SSRS Parameterized Query Slow

We had a situation at a client where a few SSRS reports running through SharePoint were painfully slow (over 18 minutes), or worse, timing out after 30 minutes. These reports both had SSRS Parameters in the “WHERE” clause.

A simplified query to understand the syntax would be:

Select Column1, Count(*) as [Counts]

From TableName

Group By Column1

Where TextField = @TextParameterFromSSRS

If the queries were run in Management Studio, the results returned in 2 seconds and 6 seconds respectively. Some suggestions found on various blogs suggested things “to try” such as convert to using Stored Procedures, “because that would compile the code and make it more efficient”, or use index hints, or to add the OPTION (RECOMPILE) statement to the query.

Data Type Mismatch Might be the Problem

Then I came across a comment from Dan Guzman (an MVP on Microsoft SQL Server forums) that helped determine where to look for the answer: “ ‘Parameter sniffing’ applies to any parameterized query, not just stored procedures. But before you go down that path, ensure that the data type of @TextParameterFromSSRS exactly matches that of the underlying TextField column. Otherwise an implicit conversion may be needed, which can mitigate usefulness of indexes on the column.” (Field names changed to match the above example). A follow up comment stated “I also checked the data types. TextField is CHAR(2) and @ TextParameterFromSSRS is TEXT. So I suppose that shouldn’t be a problem…” But that is exactly the problem. Since the data types are not the same, the query optimizer does not know that it can use an index to filter the result set. To correct this, a data type conversion needs to be done.

One way to do this would be to do a conversion in the WHERE clause:

Select Column1, Count(*) as [Counts]

From TableName

Group By Column1

Where TextField = CAST(@TextParameterFromSSRS as CHAR(2))

It is not obvious here why a conversion is done, and in a complex query, this could go unnoticed by whoever has to maintain the report in the future. Another option, and one that I prefer, is to define a local variable within the SQL statement, and set the value of that variable to be equal to the SSRS parameter. Modify the Where clause to use the local variable:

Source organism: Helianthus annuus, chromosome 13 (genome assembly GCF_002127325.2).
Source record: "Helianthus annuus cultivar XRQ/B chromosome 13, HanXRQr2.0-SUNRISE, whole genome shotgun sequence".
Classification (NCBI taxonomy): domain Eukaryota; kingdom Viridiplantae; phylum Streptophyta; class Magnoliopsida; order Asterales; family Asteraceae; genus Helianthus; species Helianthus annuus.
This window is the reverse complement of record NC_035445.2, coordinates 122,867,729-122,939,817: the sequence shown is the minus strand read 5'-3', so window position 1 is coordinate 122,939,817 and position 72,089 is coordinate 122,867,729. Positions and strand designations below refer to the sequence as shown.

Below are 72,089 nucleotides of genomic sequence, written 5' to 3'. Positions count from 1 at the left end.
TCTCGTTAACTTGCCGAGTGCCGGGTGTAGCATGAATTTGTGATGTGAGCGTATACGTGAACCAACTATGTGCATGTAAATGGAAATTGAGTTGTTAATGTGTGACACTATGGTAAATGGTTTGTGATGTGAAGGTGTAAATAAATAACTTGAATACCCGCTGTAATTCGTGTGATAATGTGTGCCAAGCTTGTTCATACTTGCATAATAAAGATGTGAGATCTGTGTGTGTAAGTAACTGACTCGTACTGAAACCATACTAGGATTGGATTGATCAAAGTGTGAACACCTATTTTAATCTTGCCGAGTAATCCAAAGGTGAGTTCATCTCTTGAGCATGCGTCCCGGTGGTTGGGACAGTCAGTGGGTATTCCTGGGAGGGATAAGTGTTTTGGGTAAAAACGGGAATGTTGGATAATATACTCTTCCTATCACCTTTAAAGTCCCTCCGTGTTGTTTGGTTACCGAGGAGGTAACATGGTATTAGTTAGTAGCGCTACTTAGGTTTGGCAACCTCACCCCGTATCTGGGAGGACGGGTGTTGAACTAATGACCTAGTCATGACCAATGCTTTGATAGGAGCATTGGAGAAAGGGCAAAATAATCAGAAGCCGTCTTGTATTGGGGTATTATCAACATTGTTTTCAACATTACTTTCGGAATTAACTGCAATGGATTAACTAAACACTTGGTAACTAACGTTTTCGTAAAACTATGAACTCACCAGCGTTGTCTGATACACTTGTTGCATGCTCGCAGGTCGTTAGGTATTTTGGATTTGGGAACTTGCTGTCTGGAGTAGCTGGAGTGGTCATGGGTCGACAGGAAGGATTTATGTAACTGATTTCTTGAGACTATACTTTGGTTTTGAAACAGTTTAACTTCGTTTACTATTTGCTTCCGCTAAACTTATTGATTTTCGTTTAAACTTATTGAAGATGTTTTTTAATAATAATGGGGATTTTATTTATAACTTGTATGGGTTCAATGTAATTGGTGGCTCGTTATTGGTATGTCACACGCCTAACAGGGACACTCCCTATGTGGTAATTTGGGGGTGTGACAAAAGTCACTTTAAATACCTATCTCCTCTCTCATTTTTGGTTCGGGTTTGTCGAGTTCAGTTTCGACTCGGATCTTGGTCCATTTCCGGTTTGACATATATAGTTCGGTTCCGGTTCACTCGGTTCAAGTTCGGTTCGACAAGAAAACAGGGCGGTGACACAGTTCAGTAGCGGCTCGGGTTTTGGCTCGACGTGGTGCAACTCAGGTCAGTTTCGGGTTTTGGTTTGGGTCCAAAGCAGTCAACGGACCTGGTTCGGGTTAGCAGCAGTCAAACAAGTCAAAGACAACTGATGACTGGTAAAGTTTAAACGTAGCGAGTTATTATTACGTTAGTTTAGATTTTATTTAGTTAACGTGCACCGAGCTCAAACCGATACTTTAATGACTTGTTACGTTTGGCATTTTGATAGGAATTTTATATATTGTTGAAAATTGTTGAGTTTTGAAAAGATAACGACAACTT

Declare @TextVariable CHAR(2);

Set @TextVariable = @TextParameterFromSSRS;

–Set @TextVariable = ‘US’; /* used for testing */

Select Column1, Count(*) as [Counts]

From TableName

Group By Column1

Where TextField = @TextVariable

In this method, it is easy to see that a local variable is added, and that it gets its value from the parameter that is passed to the query. If an implicit conversion is needed, it is done at the beginning of the query, and the correct data type is used in the Where clause which allows any indexes to be used if appropriate. Note: I added the commented line to be able to test the query in Management Studio. Just comment or uncomment the appropriate line for testing or for use in SSRS.

The client asked “Do I have to do this for every report with Parameters?” The short answer, of course, is “No”, but since the painful response time may not happen until after the report is moved to production, or until after some time has passed, and since this is a simple technique to correct this issue, a better answer might be “Not required, but recommended.”

The original problem I had to look into was dealing with Date parameters. To close the loop with a query involving date ranges, we went with the following technique:

Declare @FromDate datetime,

@ToDate datetime;

Set @FromDate = @FromDateSSRSParm;

Set @ToDate = @ToDateSSRSParm;

–Set @FromDate = ‘2013-11-28’;

–Set @ToDate = ‘2013-12-25’;

SELECT

{List of columns}

FROM TableName

Where DateKey BETWEEN @FromDate and @ToDate

GROUP BY

{List of Columns}

This challenge can also occur in passing parameters to Stored Procedures, and the same corrective techniques apply in that situation as well.